"POST /blog/xmlsrv/xmlrpc.php HTTP/1.1" 200 61373

I don't have an xmlrpc.php anywhere that can be accessed. Why didn't they get a 404 error?

There are some contributed modules that people commonly use that apparently had security fixes. It would be good to add those to the security feed and newsletter, no?

Just last night I discovered that a client's site that was up to date with 4.6.3 still got hacked, with an unregistered user publishing a forum node without registering, without permissions. I still don't know how he/she did it, and the logs are gone as this happened over a week ago and the client is not on a support retainer with us, so I've not been monitoring the site regularly.

But we could not simply unpublish the node so we had to delete it. The message was rather benign, and we're thankful this wasn't a malicious attack.

What I did is update the flexinode, webform and phptemplate modules, as they handle input and permissions. And I see that they had some security updates over the past couple of months -- which is something that I think should be flagged here. (Even on unsupported sites, we'll do any indicated security updates.)

I realize that contributed modules are not part of the core. But as a community service, I think that any security-related update should be tagged for this feed, too.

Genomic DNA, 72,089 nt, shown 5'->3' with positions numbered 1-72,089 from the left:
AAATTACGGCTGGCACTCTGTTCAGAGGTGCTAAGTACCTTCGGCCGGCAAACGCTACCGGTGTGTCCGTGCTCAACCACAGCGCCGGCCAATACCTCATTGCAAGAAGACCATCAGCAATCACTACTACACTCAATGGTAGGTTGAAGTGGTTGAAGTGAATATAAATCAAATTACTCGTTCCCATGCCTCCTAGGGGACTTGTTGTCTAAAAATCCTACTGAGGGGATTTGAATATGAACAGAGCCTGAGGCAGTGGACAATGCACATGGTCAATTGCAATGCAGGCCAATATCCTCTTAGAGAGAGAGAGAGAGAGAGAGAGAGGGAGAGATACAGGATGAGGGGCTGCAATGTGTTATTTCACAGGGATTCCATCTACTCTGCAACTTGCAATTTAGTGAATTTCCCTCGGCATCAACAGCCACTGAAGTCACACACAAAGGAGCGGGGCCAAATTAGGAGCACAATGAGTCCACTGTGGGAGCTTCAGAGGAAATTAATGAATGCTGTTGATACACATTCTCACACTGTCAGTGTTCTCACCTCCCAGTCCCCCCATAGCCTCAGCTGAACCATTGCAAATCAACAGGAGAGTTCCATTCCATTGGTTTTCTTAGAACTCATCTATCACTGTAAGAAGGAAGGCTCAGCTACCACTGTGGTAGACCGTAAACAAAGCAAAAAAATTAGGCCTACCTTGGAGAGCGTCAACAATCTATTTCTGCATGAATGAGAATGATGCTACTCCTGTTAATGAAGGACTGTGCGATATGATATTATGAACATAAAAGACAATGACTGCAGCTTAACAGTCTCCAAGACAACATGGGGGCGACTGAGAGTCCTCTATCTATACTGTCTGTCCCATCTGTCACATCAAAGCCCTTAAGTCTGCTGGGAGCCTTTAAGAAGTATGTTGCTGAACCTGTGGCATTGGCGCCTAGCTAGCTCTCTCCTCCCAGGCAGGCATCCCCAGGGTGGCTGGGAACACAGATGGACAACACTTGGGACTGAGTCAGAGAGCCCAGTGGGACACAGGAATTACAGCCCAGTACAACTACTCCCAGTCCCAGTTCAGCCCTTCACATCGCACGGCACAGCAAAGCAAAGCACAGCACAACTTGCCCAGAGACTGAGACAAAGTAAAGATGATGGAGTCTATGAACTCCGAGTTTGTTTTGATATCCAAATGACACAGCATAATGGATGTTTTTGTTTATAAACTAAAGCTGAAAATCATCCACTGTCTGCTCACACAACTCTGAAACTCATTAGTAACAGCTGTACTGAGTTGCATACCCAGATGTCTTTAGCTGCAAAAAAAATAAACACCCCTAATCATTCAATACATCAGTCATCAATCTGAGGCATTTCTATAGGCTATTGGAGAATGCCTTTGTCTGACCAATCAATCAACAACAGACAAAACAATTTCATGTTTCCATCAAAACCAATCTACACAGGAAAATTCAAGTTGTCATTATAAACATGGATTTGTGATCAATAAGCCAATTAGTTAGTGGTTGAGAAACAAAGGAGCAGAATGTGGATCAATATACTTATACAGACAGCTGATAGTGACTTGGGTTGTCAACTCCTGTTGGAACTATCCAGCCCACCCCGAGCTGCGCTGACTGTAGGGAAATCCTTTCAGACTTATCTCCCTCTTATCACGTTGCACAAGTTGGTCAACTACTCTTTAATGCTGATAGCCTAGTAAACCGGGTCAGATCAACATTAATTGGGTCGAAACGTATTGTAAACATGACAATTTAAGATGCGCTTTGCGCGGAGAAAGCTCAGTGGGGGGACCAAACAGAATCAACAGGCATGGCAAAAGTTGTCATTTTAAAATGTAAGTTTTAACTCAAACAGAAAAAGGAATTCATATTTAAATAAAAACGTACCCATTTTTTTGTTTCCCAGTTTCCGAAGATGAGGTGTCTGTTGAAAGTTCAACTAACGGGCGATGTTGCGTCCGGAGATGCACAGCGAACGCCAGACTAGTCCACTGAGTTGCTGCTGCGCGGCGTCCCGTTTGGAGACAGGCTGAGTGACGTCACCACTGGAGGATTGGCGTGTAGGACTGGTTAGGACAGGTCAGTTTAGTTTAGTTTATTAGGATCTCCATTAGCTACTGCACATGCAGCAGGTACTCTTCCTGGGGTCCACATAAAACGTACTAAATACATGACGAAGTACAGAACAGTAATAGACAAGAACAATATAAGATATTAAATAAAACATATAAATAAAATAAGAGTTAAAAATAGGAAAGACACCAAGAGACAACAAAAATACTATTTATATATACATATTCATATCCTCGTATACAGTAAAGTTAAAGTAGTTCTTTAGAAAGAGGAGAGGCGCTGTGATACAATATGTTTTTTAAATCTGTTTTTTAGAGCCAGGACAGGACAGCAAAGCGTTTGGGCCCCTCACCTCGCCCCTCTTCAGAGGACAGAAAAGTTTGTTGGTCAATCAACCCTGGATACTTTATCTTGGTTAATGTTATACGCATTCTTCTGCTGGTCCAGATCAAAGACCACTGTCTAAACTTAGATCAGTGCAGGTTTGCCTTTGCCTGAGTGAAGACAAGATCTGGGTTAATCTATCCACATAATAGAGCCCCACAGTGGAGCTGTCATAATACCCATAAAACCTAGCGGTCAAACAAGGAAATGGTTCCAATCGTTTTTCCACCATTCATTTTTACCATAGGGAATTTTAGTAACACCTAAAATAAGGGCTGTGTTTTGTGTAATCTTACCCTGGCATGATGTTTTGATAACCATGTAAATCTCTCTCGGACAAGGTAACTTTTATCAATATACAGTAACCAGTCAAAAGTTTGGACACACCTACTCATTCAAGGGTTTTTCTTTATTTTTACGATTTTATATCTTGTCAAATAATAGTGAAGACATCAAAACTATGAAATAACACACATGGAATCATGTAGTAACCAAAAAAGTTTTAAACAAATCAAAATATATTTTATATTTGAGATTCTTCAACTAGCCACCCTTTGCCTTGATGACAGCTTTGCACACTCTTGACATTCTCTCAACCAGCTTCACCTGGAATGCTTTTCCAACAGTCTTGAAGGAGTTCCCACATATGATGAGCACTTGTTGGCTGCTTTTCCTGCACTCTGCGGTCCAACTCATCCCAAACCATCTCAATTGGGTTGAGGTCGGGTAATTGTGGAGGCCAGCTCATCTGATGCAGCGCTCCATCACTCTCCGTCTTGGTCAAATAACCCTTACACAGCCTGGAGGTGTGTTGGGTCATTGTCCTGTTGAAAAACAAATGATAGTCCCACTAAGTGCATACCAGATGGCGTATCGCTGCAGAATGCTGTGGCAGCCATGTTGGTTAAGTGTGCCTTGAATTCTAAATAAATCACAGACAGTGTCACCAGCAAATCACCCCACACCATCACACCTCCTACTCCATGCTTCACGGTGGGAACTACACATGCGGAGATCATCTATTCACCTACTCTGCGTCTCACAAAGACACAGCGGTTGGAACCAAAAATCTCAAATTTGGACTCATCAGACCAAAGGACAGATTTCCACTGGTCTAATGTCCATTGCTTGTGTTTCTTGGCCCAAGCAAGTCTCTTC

Laura
===
pingVisionrare patternscattered sunshine

_____ ____ ___ __ _ _
Laura Scott :: design » blog » tweet

If you look here: http://drupal.org/security
You will see that the very first announced vulnerability issue with the new setup was with flexinode. The next was an authorize.net.

-sp
---------
Test site, always start with a test site.
Drupal Best Practices Guide -|- Black Mountain

-Steven Peck
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Test site, always start with a test site.
Drupal Best Practices Guide -|- Black Mountain

The reader I was using wasn't refreshing, and I didn't see the older stuff. I guess it was a pretty good idea, eh? ;)

Laura
===
pingVisionrare patternscattered sunshine

_____ ____ ___ __ _ _
Laura Scott :: design » blog » tweet

Shall we assume you are subscribed now? :)

-sp
---------
Test site, always start with a test site.
Drupal Best Practices Guide -|- Black Mountain

-Steven Peck
---------
Test site, always start with a test site.
Drupal Best Practices Guide -|- Black Mountain

One thing to do would be to put the security warnings in a "Old Testament" mode. For example, I lapsed on updating one of my drupal sites to fix the xmlrpc bug. My third party host suspended my account and agreed to let me back in to back up things only after a few support tickets. They then insist on wiping out the entire account, files, email, databases, everything. I'm lucky that I have a hosting company that even allows that. The previous company I used just blocked me out and cleaned it, without patiently waiting for me to go in and back up.

IF YOU DON"T UPDATE YOUR SITE SHALL BE DESTROYED.

That would have worked for me. :)

Who are we (=security team) to issue such warnings? I personally would be happy to predict in fiery words the Ten Plagues coming down to your head if you do not upgrade, if that would make people upgrade but I think this will only bring many negative comments on the style...
--